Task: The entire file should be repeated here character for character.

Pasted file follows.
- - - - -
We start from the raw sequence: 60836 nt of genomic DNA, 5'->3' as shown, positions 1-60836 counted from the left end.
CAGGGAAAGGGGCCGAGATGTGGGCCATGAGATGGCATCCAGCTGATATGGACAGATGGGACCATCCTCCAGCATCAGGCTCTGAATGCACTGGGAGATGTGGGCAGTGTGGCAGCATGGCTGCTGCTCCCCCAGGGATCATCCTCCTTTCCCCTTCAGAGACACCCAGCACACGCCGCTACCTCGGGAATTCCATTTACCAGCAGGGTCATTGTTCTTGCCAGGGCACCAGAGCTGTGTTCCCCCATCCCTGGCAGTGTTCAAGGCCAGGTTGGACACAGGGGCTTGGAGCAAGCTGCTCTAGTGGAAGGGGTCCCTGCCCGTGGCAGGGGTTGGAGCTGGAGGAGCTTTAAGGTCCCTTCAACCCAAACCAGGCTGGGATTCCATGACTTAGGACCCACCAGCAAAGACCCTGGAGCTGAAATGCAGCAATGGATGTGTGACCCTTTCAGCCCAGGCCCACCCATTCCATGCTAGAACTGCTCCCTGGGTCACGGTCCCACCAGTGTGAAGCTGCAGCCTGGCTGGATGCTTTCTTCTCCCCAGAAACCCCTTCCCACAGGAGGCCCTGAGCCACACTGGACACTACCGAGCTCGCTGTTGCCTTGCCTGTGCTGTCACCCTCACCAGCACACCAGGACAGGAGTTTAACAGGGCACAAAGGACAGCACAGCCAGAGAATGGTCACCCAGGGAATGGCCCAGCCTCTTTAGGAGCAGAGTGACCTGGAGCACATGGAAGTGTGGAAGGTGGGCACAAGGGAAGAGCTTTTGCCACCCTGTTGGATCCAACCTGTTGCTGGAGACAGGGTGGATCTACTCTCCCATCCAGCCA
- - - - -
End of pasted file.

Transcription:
We start from the raw sequence: 60836 nt of genomic DNA, 5'->3' as shown, positions 1-60836 counted from the left end.
CAGGGAAAGGGGCCGAGATGTGGGCCATGAGATGGCATCCAGCTGATATGGACAGATGGGACCATCCTCCAGCATCAGGCTCTGAATGCACTGGGAGATGTGGGCAGTGTGGCAGCATGGCTGCTGCTCCCCCAGGGATCATCCTCCTTTCCCCTTCAGAGACACCCAGCACACGCCGCTACCTCGGGAATTCCATTTACCAGCAGGGTCATTGTTCTTGCCAGGGCACCAGAGCTGTGTTCCCCCATCCCTGGCAGTGTTCAAGGCCAGGTTGGACACAGGGGCTTGGAGCAAGCTGCTCTAGTGGAAGGGGTCCCTGCCCGTGGCAGGGGTTGGAGCTGGAGGAGCTTTAAGGTCCCTTCAACCCAAACCAGGCTGGGATTCCATGACTTAGGACCCACCAGCAAAGACCCTGGAGCTGAAATGCAGCAATGGATGTGTGACCCTTTCAGCCCAGGCCCACCCATTCCATGCTAGAACTGCTCCCTGGGTCACGGTCCCACCAGTGTGAAGCTGCAGCCTGGCTGGATGCTTTCTTCTCCCCAGAAACCCCTTCCCACAGGAGGCCCTGAGCCACACTGGACACTACCGAGCTCGCTGTTGCCTTGCCTGTGCTGTCACCCTCACCAGCACACCAGGACAGGAGTTTAACAGGGCACAAAGGACAGCACAGCCAGAGAATGGTCACCCAGGGAATGGCCCAGCCTCTTTAGGAGCAGAGTGACCTGGAGCACATGGAAGTGTGGAAGGTGGGCACAAGGGAAGAGCTTTTGCCACCCTGTTGGATCCAACCTGTTGCTGGAGACAGGGTGGATCTACTCTCCCATCCAGCCA